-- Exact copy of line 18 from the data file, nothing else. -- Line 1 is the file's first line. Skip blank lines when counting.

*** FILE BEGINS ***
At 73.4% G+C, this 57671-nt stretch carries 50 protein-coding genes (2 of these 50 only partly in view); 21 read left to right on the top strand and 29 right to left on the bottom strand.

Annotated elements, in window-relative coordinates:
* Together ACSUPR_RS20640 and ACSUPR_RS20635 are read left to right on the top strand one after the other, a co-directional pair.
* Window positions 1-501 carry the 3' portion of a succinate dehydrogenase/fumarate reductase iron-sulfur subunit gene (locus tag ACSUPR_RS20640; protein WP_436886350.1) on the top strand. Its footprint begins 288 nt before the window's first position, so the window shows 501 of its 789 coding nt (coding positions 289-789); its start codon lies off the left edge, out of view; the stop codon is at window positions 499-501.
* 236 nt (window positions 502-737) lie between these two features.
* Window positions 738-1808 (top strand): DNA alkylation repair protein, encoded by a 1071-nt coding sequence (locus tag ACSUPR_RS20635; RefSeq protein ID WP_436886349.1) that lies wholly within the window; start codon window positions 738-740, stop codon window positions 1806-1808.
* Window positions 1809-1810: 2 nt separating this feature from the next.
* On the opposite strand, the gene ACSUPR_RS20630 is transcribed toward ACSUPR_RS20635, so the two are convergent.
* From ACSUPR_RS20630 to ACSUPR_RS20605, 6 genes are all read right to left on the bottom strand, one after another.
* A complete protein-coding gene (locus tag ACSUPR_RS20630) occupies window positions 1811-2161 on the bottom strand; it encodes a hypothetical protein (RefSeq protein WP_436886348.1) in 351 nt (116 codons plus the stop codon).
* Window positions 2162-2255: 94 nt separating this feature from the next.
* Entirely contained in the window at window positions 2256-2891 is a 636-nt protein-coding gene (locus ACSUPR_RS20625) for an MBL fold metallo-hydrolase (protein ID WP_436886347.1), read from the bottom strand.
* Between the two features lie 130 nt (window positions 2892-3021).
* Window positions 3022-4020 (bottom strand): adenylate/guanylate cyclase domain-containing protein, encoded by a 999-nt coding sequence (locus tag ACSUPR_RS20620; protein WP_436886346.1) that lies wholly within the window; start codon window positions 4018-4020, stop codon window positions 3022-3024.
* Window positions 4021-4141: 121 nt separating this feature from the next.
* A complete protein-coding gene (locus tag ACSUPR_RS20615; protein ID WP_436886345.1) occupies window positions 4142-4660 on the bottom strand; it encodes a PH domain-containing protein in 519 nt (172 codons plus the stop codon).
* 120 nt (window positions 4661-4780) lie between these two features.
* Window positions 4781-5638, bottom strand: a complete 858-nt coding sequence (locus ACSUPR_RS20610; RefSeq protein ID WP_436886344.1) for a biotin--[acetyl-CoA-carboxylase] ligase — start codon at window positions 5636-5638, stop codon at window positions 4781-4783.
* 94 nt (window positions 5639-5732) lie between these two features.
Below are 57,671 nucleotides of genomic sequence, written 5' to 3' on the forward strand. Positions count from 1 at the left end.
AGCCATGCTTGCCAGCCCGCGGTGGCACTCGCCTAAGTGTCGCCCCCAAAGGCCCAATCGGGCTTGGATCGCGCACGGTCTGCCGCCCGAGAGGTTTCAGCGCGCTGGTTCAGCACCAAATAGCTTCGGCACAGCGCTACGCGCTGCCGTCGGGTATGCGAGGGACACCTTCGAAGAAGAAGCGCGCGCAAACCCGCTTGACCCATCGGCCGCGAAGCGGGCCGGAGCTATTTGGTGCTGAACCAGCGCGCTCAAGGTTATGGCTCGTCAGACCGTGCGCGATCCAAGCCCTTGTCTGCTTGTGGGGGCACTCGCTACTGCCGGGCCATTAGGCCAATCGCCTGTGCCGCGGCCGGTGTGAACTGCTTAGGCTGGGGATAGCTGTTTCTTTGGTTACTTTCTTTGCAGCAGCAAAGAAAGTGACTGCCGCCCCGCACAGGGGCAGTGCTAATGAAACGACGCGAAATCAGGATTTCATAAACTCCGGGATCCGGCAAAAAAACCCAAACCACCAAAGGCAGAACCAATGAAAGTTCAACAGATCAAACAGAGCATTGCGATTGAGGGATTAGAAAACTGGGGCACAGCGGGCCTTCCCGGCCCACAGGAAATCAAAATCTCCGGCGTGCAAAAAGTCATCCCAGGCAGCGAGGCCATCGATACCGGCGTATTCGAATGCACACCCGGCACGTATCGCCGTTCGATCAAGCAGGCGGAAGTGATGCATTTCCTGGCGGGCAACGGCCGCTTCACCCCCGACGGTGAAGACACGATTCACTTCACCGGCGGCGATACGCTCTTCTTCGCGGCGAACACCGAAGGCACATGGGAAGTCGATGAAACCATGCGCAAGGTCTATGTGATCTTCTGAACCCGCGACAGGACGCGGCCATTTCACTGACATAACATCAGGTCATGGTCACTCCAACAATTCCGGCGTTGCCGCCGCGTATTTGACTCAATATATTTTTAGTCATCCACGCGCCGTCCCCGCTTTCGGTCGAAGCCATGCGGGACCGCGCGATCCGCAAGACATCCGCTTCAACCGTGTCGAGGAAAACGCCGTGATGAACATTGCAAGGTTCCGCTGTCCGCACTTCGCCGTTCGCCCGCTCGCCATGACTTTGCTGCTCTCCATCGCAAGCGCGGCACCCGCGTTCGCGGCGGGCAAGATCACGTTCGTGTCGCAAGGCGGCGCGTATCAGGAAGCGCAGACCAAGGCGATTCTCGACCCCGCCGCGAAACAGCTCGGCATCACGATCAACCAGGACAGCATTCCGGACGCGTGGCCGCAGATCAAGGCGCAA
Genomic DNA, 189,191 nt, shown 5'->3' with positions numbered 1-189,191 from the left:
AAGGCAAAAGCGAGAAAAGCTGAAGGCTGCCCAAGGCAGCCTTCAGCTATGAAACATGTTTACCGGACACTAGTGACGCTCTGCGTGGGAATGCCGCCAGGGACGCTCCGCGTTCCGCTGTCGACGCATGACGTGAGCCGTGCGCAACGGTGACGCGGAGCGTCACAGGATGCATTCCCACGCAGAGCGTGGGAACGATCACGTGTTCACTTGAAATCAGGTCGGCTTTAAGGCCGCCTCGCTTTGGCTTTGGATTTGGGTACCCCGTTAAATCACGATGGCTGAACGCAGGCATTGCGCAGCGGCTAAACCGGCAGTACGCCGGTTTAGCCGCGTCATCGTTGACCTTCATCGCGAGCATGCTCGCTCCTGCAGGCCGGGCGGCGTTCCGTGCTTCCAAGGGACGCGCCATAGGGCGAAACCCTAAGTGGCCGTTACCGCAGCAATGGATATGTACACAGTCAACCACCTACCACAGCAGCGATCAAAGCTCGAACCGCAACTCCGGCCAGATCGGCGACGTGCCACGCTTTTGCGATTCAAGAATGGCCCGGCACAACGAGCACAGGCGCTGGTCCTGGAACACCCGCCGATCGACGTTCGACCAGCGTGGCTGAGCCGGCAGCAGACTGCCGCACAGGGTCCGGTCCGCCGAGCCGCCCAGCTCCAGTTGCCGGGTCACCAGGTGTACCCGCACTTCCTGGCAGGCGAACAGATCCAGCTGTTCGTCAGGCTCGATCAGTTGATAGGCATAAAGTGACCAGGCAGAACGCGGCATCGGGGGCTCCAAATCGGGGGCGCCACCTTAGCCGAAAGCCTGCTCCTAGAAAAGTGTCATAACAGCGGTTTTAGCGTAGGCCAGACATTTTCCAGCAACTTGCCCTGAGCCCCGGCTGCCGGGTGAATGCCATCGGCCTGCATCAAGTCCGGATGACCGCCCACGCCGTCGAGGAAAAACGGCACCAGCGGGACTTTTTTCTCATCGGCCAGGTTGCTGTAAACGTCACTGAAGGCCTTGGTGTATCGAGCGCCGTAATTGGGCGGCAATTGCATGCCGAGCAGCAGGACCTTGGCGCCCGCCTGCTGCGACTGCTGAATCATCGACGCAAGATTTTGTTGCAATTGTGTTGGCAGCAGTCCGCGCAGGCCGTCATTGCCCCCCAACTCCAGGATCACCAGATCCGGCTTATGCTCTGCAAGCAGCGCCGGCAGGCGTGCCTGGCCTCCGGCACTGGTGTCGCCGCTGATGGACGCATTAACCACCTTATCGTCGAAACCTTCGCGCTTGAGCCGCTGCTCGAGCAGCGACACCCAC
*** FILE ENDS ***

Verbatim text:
* Window positions 4781-5638, bottom strand: a complete 858-nt coding sequence (locus ACSUPR_RS20610; RefSeq protein ID WP_436886344.1) for a biotin--[acetyl-CoA-carboxylase] ligase — start codon at window positions 5636-5638, stop codon at window positions 4781-4783.